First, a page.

Now for the big question: what should your company do? That depends upon your level of technological sophistication and need for the apps. The reality for all businesses―especially small and medium-sized businesses―is that corporate apps are not a requisite in the way that customer-facing apps are. You do have options:

Secure cloud-based access: If you want employees to have access to corporate resources, for a very reasonable fee you can make those resources available securely, “in the cloud” Cloud security has improved substantially, especially when your data is hosted at a world-class data center or on your company’s own servers. Such setups are dramatically more secure than public apps. DynaSis’ ITility solution and DynaSis BLUE are approaches that incorporate this model.

Public apps with strict BYOD policy enforcement: Not all public apps are bad. It’s the unrestricted usage of them, without any corporate screening, that is dangerous. The survey we mentioned earlier found that only 24% of the businesses surveyed were enforcing a formal BYOD policy. Developing and enforcing a BYOD policy that lets employees download only approved, secure, well-respected mobile apps will go a long way towards reducing your risk, as well.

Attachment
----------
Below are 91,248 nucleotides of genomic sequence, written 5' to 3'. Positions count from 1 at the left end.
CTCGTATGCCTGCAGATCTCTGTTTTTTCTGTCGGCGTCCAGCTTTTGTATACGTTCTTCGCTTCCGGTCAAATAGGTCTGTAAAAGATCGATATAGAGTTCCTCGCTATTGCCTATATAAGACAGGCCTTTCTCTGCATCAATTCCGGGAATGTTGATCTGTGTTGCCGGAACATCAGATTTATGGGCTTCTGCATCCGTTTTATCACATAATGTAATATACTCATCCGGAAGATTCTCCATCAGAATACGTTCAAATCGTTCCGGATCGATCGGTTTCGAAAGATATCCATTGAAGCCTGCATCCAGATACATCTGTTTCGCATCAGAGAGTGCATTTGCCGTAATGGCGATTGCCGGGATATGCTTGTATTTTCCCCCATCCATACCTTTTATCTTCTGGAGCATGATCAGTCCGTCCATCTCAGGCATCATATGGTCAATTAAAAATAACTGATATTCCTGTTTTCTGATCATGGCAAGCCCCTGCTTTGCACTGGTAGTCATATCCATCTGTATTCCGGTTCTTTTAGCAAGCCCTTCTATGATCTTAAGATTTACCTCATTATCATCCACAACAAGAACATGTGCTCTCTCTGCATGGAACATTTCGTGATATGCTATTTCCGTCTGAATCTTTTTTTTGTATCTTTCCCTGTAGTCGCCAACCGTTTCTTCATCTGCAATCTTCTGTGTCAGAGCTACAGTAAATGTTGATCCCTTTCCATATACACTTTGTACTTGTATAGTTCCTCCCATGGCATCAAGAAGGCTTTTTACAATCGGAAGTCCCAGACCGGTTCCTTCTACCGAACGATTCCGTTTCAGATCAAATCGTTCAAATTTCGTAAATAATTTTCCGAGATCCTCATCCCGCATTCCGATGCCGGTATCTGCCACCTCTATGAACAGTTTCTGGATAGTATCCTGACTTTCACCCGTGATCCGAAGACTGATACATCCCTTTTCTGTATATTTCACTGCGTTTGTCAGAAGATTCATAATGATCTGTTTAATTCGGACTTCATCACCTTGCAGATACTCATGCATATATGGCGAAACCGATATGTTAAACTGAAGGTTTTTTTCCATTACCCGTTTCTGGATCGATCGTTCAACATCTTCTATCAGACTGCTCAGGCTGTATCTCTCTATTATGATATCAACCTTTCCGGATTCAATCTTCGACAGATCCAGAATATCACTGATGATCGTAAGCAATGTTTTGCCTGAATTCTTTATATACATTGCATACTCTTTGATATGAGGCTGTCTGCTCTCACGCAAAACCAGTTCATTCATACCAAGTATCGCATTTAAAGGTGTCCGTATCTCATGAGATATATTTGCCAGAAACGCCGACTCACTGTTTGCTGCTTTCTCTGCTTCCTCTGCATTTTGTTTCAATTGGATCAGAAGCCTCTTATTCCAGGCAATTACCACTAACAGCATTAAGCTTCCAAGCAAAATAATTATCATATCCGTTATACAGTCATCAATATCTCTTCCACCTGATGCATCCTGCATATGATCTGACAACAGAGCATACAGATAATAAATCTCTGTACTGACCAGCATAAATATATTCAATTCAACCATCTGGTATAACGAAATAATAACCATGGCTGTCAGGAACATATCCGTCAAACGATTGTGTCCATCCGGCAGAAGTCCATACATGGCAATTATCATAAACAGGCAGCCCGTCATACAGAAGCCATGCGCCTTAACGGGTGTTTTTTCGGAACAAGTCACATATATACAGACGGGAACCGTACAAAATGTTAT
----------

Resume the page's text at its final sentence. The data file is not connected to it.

This effort is about incentives and enforcement as much as access. If personnel are using devices they paid for, you won’t be loved for restricting them from downloading public apps for personal use. You can incent them to use only company-approved solutions instead, through a combination of perks (company-paid minutes and data bonuses) and routine “health checks” with serious penalties for those that break the rules. Just make sure your choices are well-designed and intuitive or you may find yourself firing a lot of employees.

In-House Apps: If you want to develop in-house apps, they must be functional and intuitive. Companies developing them must adopt the best practices that are common with customer-facing apps. These practices include identifying user personas and use cases and targeting functionality to the broadest base of users. Corporate apps may not be a requisite, but if you are going to use them, they must work elegantly and offer a rich, mobile app experience.